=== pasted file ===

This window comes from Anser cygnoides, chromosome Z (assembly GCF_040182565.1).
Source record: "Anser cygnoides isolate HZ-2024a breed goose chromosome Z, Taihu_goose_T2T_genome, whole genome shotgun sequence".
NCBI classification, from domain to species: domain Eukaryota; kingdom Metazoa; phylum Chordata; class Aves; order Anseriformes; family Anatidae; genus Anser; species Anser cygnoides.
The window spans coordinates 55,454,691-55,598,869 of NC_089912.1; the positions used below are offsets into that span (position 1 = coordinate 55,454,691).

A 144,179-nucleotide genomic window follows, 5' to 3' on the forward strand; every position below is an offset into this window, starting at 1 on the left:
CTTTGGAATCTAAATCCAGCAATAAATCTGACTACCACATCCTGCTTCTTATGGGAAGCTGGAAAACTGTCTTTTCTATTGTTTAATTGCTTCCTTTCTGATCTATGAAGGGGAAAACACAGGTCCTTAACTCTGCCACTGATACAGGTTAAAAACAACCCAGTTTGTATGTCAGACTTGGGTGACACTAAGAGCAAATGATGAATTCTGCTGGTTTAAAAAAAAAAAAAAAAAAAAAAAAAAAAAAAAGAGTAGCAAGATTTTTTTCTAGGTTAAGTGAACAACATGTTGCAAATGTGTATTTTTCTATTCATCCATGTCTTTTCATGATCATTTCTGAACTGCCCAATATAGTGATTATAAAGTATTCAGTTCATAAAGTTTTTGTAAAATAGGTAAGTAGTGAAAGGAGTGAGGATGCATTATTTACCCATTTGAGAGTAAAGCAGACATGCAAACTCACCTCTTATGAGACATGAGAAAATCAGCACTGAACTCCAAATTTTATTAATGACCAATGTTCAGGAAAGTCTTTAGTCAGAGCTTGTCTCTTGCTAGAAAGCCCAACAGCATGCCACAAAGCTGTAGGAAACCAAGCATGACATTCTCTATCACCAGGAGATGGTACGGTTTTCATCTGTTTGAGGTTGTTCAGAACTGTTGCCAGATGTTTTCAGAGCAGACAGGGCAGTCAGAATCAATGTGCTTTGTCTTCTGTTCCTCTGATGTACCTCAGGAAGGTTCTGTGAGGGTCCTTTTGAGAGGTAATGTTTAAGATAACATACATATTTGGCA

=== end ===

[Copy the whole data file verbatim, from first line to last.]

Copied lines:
This window comes from Anser cygnoides, chromosome Z (assembly GCF_040182565.1).
Source record: "Anser cygnoides isolate HZ-2024a breed goose chromosome Z, Taihu_goose_T2T_genome, whole genome shotgun sequence".
NCBI classification, from domain to species: domain Eukaryota; kingdom Metazoa; phylum Chordata; class Aves; order Anseriformes; family Anatidae; genus Anser; species Anser cygnoides.
The window spans coordinates 55,454,691-55,598,869 of NC_089912.1; the positions used below are offsets into that span (position 1 = coordinate 55,454,691).

A 144,179-nucleotide genomic window follows, 5' to 3' on the forward strand; every position below is an offset into this window, starting at 1 on the left:
CTTTGGAATCTAAATCCAGCAATAAATCTGACTACCACATCCTGCTTCTTATGGGAAGCTGGAAAACTGTCTTTTCTATTGTTTAATTGCTTCCTTTCTGATCTATGAAGGGGAAAACACAGGTCCTTAACTCTGCCACTGATACAGGTTAAAAACAACCCAGTTTGTATGTCAGACTTGGGTGACACTAAGAGCAAATGATGAATTCTGCTGGTTTAAAAAAAAAAAAAAAAAAAAAAAAAAAAAAAAGAGTAGCAAGATTTTTTTCTAGGTTAAGTGAACAACATGTTGCAAATGTGTATTTTTCTATTCATCCATGTCTTTTCATGATCATTTCTGAACTGCCCAATATAGTGATTATAAAGTATTCAGTTCATAAAGTTTTTGTAAAATAGGTAAGTAGTGAAAGGAGTGAGGATGCATTATTTACCCATTTGAGAGTAAAGCAGACATGCAAACTCACCTCTTATGAGACATGAGAAAATCAGCACTGAACTCCAAATTTTATTAATGACCAATGTTCAGGAAAGTCTTTAGTCAGAGCTTGTCTCTTGCTAGAAAGCCCAACAGCATGCCACAAAGCTGTAGGAAACCAAGCATGACATTCTCTATCACCAGGAGATGGTACGGTTTTCATCTGTTTGAGGTTGTTCAGAACTGTTGCCAGATGTTTTCAGAGCAGACAGGGCAGTCAGAATCAATGTGCTTTGTCTTCTGTTCCTCTGATGTACCTCAGGAAGGTTCTGTGAGGGTCCTTTTGAGAGGTAATGTTTAAGATAACATACATATTTGGCA